Chem 110 Acid and Base Equilibria

Information about Chem 110 Acid and Base Equilibria

Published on October 1, 2008

Author: cpesison

Source: authorstream.com

Content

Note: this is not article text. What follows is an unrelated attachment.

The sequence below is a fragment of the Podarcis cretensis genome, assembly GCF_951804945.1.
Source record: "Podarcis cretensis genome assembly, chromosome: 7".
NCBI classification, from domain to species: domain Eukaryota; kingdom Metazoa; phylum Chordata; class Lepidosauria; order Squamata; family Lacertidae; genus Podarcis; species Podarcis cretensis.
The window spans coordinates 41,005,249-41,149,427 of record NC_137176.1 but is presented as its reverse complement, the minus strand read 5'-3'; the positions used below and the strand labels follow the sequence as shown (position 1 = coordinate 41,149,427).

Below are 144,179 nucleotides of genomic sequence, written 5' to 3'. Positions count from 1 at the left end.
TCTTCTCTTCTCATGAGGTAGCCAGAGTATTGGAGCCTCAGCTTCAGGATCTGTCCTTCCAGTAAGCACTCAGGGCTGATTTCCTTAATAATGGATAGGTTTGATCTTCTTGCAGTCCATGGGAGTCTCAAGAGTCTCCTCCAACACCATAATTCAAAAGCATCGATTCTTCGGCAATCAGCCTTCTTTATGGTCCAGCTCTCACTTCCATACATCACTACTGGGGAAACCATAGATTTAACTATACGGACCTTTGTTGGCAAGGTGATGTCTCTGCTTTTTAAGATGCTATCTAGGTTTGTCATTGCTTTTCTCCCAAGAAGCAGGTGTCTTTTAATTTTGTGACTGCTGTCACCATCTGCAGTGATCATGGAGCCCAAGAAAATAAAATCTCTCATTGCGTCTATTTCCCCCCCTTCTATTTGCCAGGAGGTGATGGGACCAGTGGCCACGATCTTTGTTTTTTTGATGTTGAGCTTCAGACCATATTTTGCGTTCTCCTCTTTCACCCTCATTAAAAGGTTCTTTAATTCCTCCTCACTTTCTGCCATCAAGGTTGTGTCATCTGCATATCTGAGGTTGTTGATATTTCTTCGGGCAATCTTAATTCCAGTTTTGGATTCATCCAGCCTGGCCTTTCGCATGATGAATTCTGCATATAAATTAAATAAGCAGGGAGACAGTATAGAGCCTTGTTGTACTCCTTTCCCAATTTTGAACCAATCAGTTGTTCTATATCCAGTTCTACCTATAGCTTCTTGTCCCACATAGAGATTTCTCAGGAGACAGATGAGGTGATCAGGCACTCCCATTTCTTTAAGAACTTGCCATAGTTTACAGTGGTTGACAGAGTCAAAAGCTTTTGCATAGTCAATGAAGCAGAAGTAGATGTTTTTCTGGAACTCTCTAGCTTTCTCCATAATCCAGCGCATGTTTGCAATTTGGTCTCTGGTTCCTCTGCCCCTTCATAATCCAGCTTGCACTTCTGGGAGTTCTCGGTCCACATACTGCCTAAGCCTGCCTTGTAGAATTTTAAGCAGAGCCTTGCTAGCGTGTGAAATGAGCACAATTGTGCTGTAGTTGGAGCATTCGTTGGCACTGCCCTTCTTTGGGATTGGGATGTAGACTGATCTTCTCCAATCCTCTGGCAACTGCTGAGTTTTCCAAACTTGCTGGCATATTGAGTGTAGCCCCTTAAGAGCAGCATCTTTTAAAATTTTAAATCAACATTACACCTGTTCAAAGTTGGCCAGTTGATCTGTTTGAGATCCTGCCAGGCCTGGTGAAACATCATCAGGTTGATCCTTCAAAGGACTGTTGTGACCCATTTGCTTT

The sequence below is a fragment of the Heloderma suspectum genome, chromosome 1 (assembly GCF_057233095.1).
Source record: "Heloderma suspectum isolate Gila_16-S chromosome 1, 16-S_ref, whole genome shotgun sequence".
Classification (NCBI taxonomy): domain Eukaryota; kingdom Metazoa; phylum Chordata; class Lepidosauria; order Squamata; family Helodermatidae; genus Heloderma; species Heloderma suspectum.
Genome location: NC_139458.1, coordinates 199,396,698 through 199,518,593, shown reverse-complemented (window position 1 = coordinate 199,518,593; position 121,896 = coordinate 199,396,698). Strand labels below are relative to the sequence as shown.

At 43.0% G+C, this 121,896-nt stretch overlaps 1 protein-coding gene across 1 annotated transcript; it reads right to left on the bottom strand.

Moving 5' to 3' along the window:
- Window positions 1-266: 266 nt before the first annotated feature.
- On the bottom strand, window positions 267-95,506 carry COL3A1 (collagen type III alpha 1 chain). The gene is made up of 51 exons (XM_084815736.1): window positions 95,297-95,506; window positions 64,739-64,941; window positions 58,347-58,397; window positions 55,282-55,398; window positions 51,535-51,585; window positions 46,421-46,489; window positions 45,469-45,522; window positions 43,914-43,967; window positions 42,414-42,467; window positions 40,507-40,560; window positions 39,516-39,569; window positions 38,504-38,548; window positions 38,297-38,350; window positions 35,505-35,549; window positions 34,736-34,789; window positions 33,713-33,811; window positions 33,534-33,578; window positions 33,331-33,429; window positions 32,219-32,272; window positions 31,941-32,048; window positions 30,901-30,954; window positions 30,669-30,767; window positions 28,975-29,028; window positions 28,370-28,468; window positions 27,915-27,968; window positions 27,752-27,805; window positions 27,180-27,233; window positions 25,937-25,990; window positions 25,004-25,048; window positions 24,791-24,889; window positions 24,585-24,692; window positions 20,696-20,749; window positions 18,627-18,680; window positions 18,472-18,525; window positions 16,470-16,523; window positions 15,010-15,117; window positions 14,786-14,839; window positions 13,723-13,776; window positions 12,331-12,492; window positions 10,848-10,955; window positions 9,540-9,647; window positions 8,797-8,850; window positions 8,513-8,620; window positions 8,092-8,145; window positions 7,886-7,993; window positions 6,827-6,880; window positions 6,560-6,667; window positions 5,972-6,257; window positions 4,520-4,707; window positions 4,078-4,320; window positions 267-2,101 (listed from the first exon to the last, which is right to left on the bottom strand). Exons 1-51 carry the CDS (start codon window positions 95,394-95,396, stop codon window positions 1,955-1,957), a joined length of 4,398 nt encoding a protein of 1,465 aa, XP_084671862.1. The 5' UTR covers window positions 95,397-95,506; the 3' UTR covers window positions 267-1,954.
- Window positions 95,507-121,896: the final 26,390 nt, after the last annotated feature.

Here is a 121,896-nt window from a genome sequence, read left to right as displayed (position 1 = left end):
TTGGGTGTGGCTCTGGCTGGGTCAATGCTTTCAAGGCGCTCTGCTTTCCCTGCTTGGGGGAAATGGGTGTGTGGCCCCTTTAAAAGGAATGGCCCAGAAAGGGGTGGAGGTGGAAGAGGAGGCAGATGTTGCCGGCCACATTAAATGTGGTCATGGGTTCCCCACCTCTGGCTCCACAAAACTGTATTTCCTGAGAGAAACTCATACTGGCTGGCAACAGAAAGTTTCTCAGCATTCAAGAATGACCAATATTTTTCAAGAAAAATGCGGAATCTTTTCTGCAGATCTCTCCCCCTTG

Slide 1: Chapter 07 Acids and Bases Slide 2: Bronsted Acids Donate Protons Bronsted Bases Accept Protons Acids and Bases Bronsted Acids and Bases Slide 3: Practice on Identification of Bronsted Acids and Bases Amphoteric Substances can act both as an acid and as a base. Slide 4: An Acid and its Conjugate Base A Base and its Conjugate Acid Acids and Bases Bronsted Acids and Bases Conjugate Acid-Base Pairs Slide 5:  Practice on Identification of Conjugate Acid-Base Pairs Slide 6: Autoionization of Water Acids and Bases Bronsted Acids and Bases Conjugate Acid-Base Pairs The Acid-Base Properties of Water Slide 7: Ion Product Constant of Water At 25oC, the value of Kw has been determined to be 1 x 10-14 Acids and Bases Bronsted Acids and Bases Conjugate Acid-Base Pairs The Acid-Base Properties of Water The Ion-Product of water Slide 8: Practice on Ion Product Constant of Water Slide 9: Practice on Ion Product Constant of Water Slide 10: Practice on Ion Product Constant of Water Slide 11: pH Power of Hydrogen Measures the Acidity and Alkalinity of a Solution Acids and Bases Bronsted Acids and Bases Conjugate Acid-Base Pairs The Acid-Base Properties of Water The Ion-Product of water pH-A Measure of Acidity Slide 12: pH Equations Slide 13: pH Box Slide 14: Practice on pH Calculations Slide 15: Practice on pH Calculations Slide 16: Practice on pH Calculations Slide 17: Practice on pH Calculations Slide 18: Practice on pH Calculations Slide 19: Strong Acids and Bases ionize completely in water Weak Acids and Bases ionize only to a limited extent Acids and Bases Bronsted Acids and Bases Conjugate Acid-Base Pairs The Acid-Base Properties of Water The Ion-Product of water pH-A Measure of Acidity Strength of Acids and Bases Slide 20: Common Strong Acids Slide 21: Common Strong Bases Slide 22: Relative Strengths of Conjugate Acid-Base Pairs Slide 23: Chemical Equilibrium happens when the rates of the forward and reverse reactions are equal and the concentrations of the reactants and products no longer change Acids and Bases Bronsted Acids and Bases Conjugate Acid-Base Pairs The Acid-Base Properties of Water The Ion-Product of water pH-A Measure of Acidity Strength of Acids and Bases Weak Acids and Bases Chemical Equilibrium The Concepts of Chemical Equilibrium Slide 24: The Law of Mass Action represents the concentrations of reactants and products at equilibrium with the Equilibrium Constant Slide 26: This is how we write Equilibrium constant expressions We can also reverse the expression (Kc’) And thus can call it the reciprocal of Kc If the amount of moles is doubled then the Kc will be squared Slide 27: Homogenous equilibria applies to reaction in which all reacting species are in the same phase Acids and Bases Bronsted Acids and Bases Conjugate Acid-Base Pairs The Acid-Base Properties of Water The Ion-Product of water pH-A Measure of Acidity Strength of Acids and Bases Weak Acids and Bases Chemical Equilibrium The Concepts of Chemical Equilibrium Ways of Expressing Equilibrium Constants Homogenous Equilibria Slide 28: In gaseous homogenous equilibrium, Kc can also be expressed in terms of Kp P is the partial pressure of that component Slide 29: Kp can be related to Kc by this expression R is the universal gas constant T is the temperature in kelvin Δn is the number of moles of gaseous products minus the number of moles of gaseous reactants Slide 30: Heterogenous equilibria applies to reactions in which reacting species are in different phases Pure Solids are not included in the expression Acids and Bases Bronsted Acids and Bases Conjugate Acid-Base Pairs The Acid-Base Properties of Water The Ion-Product of water pH-A Measure of Acidity Strength of Acids and Bases Weak Acids and Bases Chemical Equilibrium The Concepts of Chemical Equilibrium Ways of Expressing Equilibrium Constants Homogenous Equilibria Heterogeneous Equilibria Slide 31: The larger the value of the equilirbrium constant Kc, the farther the reaction proceeds to the right before reaching equilibrium state Acids and Bases Bronsted Acids and Bases Conjugate Acid-Base Pairs The Acid-Base Properties of Water The Ion-Product of water pH-A Measure of Acidity Strength of Acids and Bases Weak Acids and Bases Chemical Equilibrium The Concepts of Chemical Equilibrium Ways of Expressing Equilibrium Constants Homogenous Equilibria Heterogeneous Equilibria What does the Equilibrium Constant Tell Us? Slide 32: Reaction Quotient (Qc) is a quantitative measure of the extent of reaction, the relative proportion of products and reactants present in the reaction mixture at some instant of time. Slide 33: We can use the relationship of the reaction quotient (Qc) to the equilibrium constant (Kc) to predict where the reaction would proceed. Slide 34: Practice on Calculating Equilibrium Concentrations Consider the reaction above, starting with a concentration of 0.040 M for HI, calculate the concentrations of HI, H2, and I2 at equilibrium [HI] = 0.0314 [H2] = 4.28 x 10-3 [I2]= 4.28 x 10-3 Slide 35: Acids and Bases Bronsted Acids and Bases Conjugate Acid-Base Pairs The Acid-Base Properties of Water The Ion-Product of water pH-A Measure of Acidity Strength of Acids and Bases Weak Acids and Bases Chemical Equilibrium The Concepts of Chemical Equilibrium Ways of Expressing Equilibrium Constants Homogenous Equilibria Heterogeneous Equilibria What does the Equilibrium Constant Tell Us? Factors that Affect Chemical Equilibrium Slide 36: What would happen If we change the concentration of any of the reactants? Slide 37: Practice on Effect of Changing Concentrations At 430°C, the equilibrium constant (KP) for the reaction above is 1.5 x 105. In one experiment, the initial pressures of NO, O2, and NO2 are 2.1 x 10-3 atm, 1.1 x 10-2 atm, and 0.14 atm, respectively. Calculate QP and dpredict the direction that the net reaction will shift to reach equilibrium. QP = 4.04 x 105 KP < QP The reaction will proceed from right to left Slide 38: What would happen If we add or subtract pressure of a system? Slide 39: What would happen If we increase the temperature of a system? Slide 40: Acids and Bases Bronsted Acids and Bases Conjugate Acid-Base Pairs The Acid-Base Properties of Water The Ion-Product of water pH-A Measure of Acidity Strength of Acids and Bases Weak Acids and Bases Chemical Equilibrium The Concepts of Chemical Equilibrium Ways of Expressing Equilibrium Constants Homogenous Equilibria Heterogeneous Equilibria What does the Equilibrium Constant Tell Us? Factors that Affect Chemical Equilibrium Weak Acids and Acid Ionization constants Slide 41: Practice on Equilibrium Concentrations of Weak Acids What is the pH of a 0.122 M monoprotic acid whose Ka is 5.7 x 10-4? X = 8.06 x 10-3 pH = 2.09 Slide 42: Practice on Equilibrium Concentrations of Weak Acids The pH of a 0.060 M weak monoprotic acid is 3.44. Calculate the Ka of the acid. Ka = 2.21 x 10-6 Slide 43: Acids and Bases Bronsted Acids and Bases Conjugate Acid-Base Pairs The Acid-Base Properties of Water The Ion-Product of water pH-A Measure of Acidity Strength of Acids and Bases Weak Acids and Bases Chemical Equilibrium The Concepts of Chemical Equilibrium Ways of Expressing Equilibrium Constants Homogenous Equilibria Heterogeneous Equilibria What does the Equilibrium Constant Tell Us? Factors that Affect Chemical Equilibrium Weak Acids and Acid Ionization constants Percent Ionization Slide 44: Acids and Bases Bronsted Acids and Bases Conjugate Acid-Base Pairs The Acid-Base Properties of Water The Ion-Product of water pH-A Measure of Acidity Strength of Acids and Bases Weak Acids and Bases Chemical Equilibrium The Concepts of Chemical Equilibrium Ways of Expressing Equilibrium Constants Homogenous Equilibria Heterogeneous Equilibria What does the Equilibrium Constant Tell Us? Factors that Affect Chemical Equilibrium Weak Acids and Acid Ionization constants Percent Ionization Diprotic and Polyprotic Acids Slide 46: Practice on Equilibrium Concentrations of Polyprotic Weak Acids Calculate the concentrations of H2C2O4, HC2O4-, C2O42-, and H+ ions in a 0.20 M oxalic acid solution. [H2C2O4 ]=0.114 M [HC2O4- ]= 0.0860 M [C2O42- ]= 6.1 x 10-5 M [H+ ]= 0.0862 M Slide 47: Acids and Bases The Acid-Base Properties of Water The Ion-Product of water pH-A Measure of Acidity Strength of Acids and Bases Weak Acids and Bases Chemical Equilibrium The Concepts of Chemical Equilibrium Ways of Expressing Equilibrium Constants Homogenous Equilibria Heterogeneous Equilibria What does the Equilibrium Constant Tell Us? Factors that Affect Chemical Equilibrium Weak Acids and Acid Ionization constants Percent Ionization Diprotic and Polyprotic Acids Weak bases and Base Ionization Constants Slide 48: Practice on Equilibrium Concentrations of Weak Bases Calculate the pH of a 0.26 M methylamine solution. (Kb = 4.4 x 10-4) pH = 12.03 Slide 49: Acids and Bases pH-A Measure of Acidity Strength of Acids and Bases Weak Acids and Bases Chemical Equilibrium The Concepts of Chemical Equilibrium Ways of Expressing Equilibrium Constants Homogenous Equilibria Heterogeneous Equilibria What does the Equilibrium Constant Tell Us? Factors that Affect Chemical Equilibrium Weak Acids and Acid Ionization constants Percent Ionization Diprotic and Polyprotic Acids Weak bases and Base Ionization Constants Relationship Between Conjugate Acid-Base Ionization Constants